Irish travellers struggle to find campsite in Rhine region

DPA/The Local
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Irish travellers struggle to find campsite in Rhine region

Around 500 Irish travellers were told by local police in Düsseldorf this week to vacate where they had been camping. But this isn't the first time Irish travellers have been unwelcome in Germany.


Hundreds of Irish travellers had been camping in the Rhine meadows in Düsseldorf before police arrived and ordered them to remove their caravans from the site, the Neue Ruhr Zeitung reported on Wednesday. The term travellers here refers to a traditionally nomadic ethnic group with roots in Ireland.

The travellers had been allowed to stay overnight but not longer, reports Neue Ruhr Zeitung. According to local authorities, camping is prohibited in the area.

The city had issued an administrative order to the travellers that only allowed them to stay until 2pm on Tuesday.

But by 4pm, they still hadn’t left and police arrived at the scene. Further intervention was not necessary, however, as they gradually began to leave.

After they left the Düsseldorf area, they set up camp in the city of Kevelaer.

On Thursday they made their way to Iserlohn but were forced to leave after a police operation on Friday, reports Focus Online.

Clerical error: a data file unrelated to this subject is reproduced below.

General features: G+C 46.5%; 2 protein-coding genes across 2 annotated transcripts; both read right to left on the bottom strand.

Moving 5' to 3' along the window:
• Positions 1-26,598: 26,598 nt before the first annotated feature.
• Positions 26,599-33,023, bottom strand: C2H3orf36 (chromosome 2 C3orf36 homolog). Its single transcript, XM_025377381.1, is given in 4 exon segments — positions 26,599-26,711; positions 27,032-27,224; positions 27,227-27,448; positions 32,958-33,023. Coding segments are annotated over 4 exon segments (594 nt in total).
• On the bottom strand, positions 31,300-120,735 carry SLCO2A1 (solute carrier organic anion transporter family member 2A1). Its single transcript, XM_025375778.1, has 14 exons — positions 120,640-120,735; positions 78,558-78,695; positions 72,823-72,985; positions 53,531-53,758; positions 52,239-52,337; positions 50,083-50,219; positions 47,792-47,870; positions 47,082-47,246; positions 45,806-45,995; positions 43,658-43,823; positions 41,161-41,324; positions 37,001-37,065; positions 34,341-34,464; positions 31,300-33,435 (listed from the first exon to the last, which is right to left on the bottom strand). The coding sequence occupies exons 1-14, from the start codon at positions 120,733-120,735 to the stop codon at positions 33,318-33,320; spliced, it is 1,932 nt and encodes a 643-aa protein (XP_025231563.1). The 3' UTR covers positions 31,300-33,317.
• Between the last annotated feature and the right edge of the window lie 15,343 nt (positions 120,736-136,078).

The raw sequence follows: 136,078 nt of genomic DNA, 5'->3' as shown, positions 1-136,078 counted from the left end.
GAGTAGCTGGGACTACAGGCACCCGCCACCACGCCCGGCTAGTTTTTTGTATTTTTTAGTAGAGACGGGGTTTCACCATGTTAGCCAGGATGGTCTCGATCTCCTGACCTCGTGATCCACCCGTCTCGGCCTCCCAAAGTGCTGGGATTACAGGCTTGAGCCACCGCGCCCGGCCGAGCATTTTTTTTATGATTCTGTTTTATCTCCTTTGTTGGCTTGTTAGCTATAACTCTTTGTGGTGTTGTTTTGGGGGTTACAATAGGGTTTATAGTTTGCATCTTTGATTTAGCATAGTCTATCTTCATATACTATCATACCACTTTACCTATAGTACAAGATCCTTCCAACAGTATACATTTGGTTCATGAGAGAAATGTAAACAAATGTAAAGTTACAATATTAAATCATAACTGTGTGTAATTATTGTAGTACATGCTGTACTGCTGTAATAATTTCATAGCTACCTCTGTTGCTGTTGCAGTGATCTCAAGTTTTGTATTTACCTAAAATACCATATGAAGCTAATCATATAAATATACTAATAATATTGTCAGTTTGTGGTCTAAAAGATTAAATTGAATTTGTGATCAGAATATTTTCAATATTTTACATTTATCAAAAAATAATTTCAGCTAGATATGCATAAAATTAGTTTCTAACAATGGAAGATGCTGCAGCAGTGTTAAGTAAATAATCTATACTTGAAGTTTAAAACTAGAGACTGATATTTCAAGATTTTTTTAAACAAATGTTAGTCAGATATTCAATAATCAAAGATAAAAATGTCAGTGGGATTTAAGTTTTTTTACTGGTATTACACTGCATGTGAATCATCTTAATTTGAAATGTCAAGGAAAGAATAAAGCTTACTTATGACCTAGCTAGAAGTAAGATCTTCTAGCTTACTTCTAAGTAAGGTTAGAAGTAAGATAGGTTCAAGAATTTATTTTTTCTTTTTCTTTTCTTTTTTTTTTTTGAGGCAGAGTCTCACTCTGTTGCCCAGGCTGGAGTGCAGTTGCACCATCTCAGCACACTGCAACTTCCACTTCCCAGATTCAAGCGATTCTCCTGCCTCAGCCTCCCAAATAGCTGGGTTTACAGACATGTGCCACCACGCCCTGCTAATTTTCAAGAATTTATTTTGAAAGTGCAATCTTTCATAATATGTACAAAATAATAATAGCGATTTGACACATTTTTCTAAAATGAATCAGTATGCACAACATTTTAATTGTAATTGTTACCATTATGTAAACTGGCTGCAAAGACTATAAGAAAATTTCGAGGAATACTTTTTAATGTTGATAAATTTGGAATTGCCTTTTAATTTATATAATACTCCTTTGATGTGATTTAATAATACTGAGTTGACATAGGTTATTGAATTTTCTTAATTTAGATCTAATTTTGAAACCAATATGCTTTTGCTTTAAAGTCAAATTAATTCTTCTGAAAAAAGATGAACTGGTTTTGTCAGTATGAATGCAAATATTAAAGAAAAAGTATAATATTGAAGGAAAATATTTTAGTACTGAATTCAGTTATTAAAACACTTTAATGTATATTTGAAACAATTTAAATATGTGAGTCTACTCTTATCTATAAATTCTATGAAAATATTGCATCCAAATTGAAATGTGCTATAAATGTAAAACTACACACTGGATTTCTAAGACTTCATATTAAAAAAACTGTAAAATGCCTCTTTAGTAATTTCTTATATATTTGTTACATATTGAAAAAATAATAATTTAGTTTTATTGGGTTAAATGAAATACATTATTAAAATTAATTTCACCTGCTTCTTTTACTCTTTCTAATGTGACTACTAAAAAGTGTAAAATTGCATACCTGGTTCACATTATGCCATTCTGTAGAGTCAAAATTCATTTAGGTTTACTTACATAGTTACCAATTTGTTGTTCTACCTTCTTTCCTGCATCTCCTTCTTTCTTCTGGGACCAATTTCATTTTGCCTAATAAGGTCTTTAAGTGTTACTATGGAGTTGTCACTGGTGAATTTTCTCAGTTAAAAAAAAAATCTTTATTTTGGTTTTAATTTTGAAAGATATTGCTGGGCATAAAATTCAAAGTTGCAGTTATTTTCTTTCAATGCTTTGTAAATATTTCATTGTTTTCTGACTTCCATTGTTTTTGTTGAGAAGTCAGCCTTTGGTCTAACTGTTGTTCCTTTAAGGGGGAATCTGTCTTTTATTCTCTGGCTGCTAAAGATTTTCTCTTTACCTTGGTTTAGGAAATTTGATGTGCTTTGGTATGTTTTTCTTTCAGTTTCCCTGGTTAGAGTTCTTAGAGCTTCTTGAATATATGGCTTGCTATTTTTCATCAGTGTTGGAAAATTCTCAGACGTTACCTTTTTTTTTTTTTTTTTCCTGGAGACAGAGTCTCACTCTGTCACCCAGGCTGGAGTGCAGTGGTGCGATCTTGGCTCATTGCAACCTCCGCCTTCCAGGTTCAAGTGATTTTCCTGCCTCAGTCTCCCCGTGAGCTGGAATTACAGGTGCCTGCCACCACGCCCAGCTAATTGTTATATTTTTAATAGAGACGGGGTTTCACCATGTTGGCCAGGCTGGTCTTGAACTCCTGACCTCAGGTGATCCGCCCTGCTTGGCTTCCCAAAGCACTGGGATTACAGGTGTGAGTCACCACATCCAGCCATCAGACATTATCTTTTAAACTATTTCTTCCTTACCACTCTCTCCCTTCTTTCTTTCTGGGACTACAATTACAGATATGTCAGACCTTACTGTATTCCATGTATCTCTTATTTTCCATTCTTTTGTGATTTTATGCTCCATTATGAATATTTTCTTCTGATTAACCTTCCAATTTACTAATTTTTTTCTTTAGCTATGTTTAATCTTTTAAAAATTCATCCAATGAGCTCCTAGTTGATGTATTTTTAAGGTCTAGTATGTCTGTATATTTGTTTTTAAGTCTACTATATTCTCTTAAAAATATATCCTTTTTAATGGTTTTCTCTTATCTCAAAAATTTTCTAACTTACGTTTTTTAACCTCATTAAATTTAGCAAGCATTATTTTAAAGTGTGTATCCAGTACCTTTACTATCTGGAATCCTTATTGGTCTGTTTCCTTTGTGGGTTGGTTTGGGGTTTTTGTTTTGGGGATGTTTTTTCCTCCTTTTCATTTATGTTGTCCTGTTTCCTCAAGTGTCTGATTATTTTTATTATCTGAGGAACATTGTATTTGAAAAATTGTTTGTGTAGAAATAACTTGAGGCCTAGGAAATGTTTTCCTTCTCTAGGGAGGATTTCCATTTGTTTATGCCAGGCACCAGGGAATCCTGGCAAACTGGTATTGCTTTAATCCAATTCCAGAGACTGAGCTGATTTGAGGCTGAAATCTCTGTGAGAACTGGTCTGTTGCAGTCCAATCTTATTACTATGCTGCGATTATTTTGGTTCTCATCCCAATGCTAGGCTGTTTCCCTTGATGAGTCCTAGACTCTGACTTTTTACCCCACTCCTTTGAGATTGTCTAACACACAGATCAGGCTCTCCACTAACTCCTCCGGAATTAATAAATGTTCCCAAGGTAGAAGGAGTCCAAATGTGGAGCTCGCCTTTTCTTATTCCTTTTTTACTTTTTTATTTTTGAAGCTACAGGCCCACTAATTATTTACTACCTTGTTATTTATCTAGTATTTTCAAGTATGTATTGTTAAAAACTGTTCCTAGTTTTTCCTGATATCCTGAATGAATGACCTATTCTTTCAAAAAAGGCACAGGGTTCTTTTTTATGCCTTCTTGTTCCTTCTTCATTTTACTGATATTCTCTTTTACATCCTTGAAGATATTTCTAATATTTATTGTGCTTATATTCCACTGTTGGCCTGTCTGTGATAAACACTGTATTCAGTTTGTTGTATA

This isn’t the first time Irish travellers have run into issues with residents and the authorities in Germany.

Last year in the city of Ginsheim-Gustavsburg in Hesse, there was a dispute with locals when a large group of Irish travellers had been accused of brawls, shoplifting and public urination, according to the Irish Times. Now as a precaution, the city blocks lawns with stones.

Some argue that the travellers often face prejudice for simply following their traditional lifestyle, which involves travelling in large groups together in caravans.

There are about 25,000 travellers in Ireland or around 4,500 traveller families that traditionally lead a nomadic life, according to Irish Traveller Movement (ITM), a national network of individuals and organizations which support the nomadic community.

In addition to Ireland, travellers also live in Northern Ireland, the UK, the USA and increasingly in Germany. They usually work as plumbers, metal smiths, blacksmiths, horse traders and scrap merchants.

In August last year, local residents in Eppstein near Frankfurt complained about theft, noise and damage to property when Irish travellers had camped in their town.

But not everyone finds them to be a nuisance.

“A lot of fuss for nothing,” said the owner of a campsite in Eppstein who receives about 60 to 100 Irish campers each year in the spring.

“It’s always been harmless.”


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